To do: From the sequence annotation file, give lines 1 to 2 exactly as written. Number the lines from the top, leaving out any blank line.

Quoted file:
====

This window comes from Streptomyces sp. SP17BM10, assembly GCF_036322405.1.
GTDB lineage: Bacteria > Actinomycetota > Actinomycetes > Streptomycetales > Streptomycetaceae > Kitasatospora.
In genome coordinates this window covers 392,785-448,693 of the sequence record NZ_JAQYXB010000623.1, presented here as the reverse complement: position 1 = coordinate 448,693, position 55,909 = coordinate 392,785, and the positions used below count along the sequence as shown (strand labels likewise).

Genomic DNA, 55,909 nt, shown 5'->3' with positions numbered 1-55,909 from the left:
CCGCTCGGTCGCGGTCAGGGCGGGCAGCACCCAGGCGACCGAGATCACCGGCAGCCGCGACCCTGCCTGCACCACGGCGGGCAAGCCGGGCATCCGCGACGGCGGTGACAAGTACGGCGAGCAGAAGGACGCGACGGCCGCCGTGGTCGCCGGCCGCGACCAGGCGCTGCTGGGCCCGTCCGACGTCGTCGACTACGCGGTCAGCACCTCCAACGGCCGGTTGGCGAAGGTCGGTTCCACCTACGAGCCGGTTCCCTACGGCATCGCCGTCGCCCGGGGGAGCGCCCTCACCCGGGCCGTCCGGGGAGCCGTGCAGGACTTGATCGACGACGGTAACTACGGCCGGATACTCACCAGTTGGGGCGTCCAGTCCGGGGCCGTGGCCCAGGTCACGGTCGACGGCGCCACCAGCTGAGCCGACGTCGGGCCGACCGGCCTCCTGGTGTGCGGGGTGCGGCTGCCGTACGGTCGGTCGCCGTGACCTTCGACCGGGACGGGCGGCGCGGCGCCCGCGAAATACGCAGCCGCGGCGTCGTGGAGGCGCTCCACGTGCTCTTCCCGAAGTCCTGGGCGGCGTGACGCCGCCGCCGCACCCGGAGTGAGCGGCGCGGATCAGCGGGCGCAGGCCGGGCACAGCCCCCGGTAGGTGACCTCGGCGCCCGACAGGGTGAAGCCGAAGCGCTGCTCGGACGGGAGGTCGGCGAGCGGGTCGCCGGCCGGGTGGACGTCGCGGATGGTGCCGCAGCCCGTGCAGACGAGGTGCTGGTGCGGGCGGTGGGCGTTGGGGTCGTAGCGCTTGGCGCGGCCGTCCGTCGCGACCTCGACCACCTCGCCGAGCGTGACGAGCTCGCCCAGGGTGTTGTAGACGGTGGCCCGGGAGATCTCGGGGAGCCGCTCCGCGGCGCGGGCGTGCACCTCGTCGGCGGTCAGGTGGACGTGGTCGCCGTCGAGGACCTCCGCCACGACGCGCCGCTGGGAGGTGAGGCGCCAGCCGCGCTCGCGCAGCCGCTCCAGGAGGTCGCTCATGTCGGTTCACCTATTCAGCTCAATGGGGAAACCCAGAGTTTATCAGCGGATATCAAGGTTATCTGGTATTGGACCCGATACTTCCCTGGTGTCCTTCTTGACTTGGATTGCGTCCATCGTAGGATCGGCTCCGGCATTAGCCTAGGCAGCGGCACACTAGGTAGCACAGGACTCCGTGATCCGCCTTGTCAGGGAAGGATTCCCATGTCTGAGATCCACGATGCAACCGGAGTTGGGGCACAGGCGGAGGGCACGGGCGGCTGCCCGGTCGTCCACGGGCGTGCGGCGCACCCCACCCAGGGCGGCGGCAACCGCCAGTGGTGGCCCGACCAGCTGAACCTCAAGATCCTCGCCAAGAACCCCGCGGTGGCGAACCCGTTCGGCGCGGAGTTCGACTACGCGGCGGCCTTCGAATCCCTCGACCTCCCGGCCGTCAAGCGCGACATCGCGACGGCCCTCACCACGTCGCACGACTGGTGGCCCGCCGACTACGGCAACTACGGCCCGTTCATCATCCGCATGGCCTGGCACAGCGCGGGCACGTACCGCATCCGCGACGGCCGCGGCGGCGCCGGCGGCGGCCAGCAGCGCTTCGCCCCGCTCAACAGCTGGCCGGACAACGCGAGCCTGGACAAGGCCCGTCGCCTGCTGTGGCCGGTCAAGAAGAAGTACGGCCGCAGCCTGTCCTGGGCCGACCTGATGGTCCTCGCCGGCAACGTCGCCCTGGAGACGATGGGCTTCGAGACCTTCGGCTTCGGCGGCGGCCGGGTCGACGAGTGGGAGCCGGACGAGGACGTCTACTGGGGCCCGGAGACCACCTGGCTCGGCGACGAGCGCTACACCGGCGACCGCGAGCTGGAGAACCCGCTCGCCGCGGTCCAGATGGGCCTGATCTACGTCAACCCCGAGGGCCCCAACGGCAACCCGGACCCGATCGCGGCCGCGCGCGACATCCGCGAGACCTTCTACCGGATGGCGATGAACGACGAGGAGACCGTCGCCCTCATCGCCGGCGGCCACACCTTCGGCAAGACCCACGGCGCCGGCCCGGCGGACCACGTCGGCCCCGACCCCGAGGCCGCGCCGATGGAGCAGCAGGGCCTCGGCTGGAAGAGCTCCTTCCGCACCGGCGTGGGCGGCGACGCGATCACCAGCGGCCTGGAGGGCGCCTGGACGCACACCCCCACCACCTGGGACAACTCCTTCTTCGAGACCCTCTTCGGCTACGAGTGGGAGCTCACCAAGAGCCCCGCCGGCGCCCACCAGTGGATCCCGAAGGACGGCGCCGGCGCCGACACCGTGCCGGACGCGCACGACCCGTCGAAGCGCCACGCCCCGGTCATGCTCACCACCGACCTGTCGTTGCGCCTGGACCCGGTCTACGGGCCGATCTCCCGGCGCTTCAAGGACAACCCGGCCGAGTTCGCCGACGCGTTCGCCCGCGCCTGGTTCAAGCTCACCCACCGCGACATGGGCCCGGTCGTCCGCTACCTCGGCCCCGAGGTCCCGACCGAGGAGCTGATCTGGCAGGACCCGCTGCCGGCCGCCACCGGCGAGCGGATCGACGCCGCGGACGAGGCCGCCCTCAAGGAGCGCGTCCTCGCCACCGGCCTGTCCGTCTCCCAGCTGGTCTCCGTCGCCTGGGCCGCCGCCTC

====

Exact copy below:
This window comes from Streptomyces sp. SP17BM10, assembly GCF_036322405.1.
GTDB lineage: Bacteria > Actinomycetota > Actinomycetes > Streptomycetales > Streptomycetaceae > Kitasatospora.